``````=SORT(range,2,1) // sor by column 2 ascending
=SORT(range,2,-1) // sort by column 2 descending``````

For more details, see How to use the SORT function

### TAKE with SORT

An efficient way to solve this problem is to combine the TAKE and SORT functions. In the example shown, we want to get all information related to the most expensive property. This can be done with a formula that combines SORT and TAKE like this:

``=TAKE(SORT(data,2,-1),1)``

Working from the inside out, the SORT function first sorts the data by price in descending order:

``SORT(data,2,-1) // sort descending by price``

By itself, SORT returns all data in a single array, with the most expensive property listed first: The sorted array is then handed off to the TAKE function, which is configured to return just row 1:

``=TAKE(SORT(data,2,-1),1)``

The result from TAKE is an array with 4 values like this:

``{"4960 Roseland",849900,4,3}``

This array lands in cell G5 and the 4 values spill into the range G5:J5.

### FILTER with LARGE

Because this is Excel, there is always another way to solve the same problem :) Here is another good formula:

``=FILTER(data,data[Price]=LARGE(data[Price],1))``

In this formula, we use the LARGE function to get the maximum price, then use the FILTER function to extract rows where the price equals the max price. For more details, see How to use the FILTER function and How to use the LARGE function.

### INDEX and MATCH

If you are using an older version of Excel without TAKE, SORT, or FILTER, you can solve this problem with an alternative method based on an INDEX and MATCH formula like this:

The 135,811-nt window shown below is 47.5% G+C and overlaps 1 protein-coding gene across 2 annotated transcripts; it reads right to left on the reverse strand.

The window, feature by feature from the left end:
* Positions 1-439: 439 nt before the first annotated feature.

``=INDEX(data,MATCH(MAX(data[Price]),data[Price],0),1)``

Working from the inside out, the MAX function first extracts the maximum value from the Price column:

``MAX(data[Price]) // returns 849900``

This value is then provided to the MATCH function as the lookup_value, with lookup_array given as the Price column, and match_type is set to zero (0) for an exact match:

``MATCH(849900,data[Price],0) // returns 6``

Using this information, the MATCH function returns the row number of the maximum price (6) directly to INDEX as row_num:

``=INDEX(data,6,1) // returns "4960 Roseland"``

The INDEX function then returns the value at row 6 and column 1 of the table, which is "4960 Roseland". In case of duplicates (i.e. two or more max values that are the same) the formula will return info for the first match, the default behavior of the MATCH function. The other three columns can be retrieved in the same way by adjusting the column number as needed:

``````=INDEX(data,MATCH(MAX(data[Price]),data[Price],0),2) // price
=INDEX(data,MATCH(MAX(data[Price]),data[Price],0),3) // beds
=INDEX(data,MATCH(MAX(data[Price]),data[Price],0),4) // baths``````

For a complete overview of INDEX with MATCH, see How to use INDEX and MATCH. Author ### Dave Bruns

Hi - I'm Dave Bruns, and I run Exceljet with my wife, Lisa. Our goal is to help you work faster in Excel. We create short videos, and clear examples of formulas, functions, pivot tables, conditional formatting, and charts.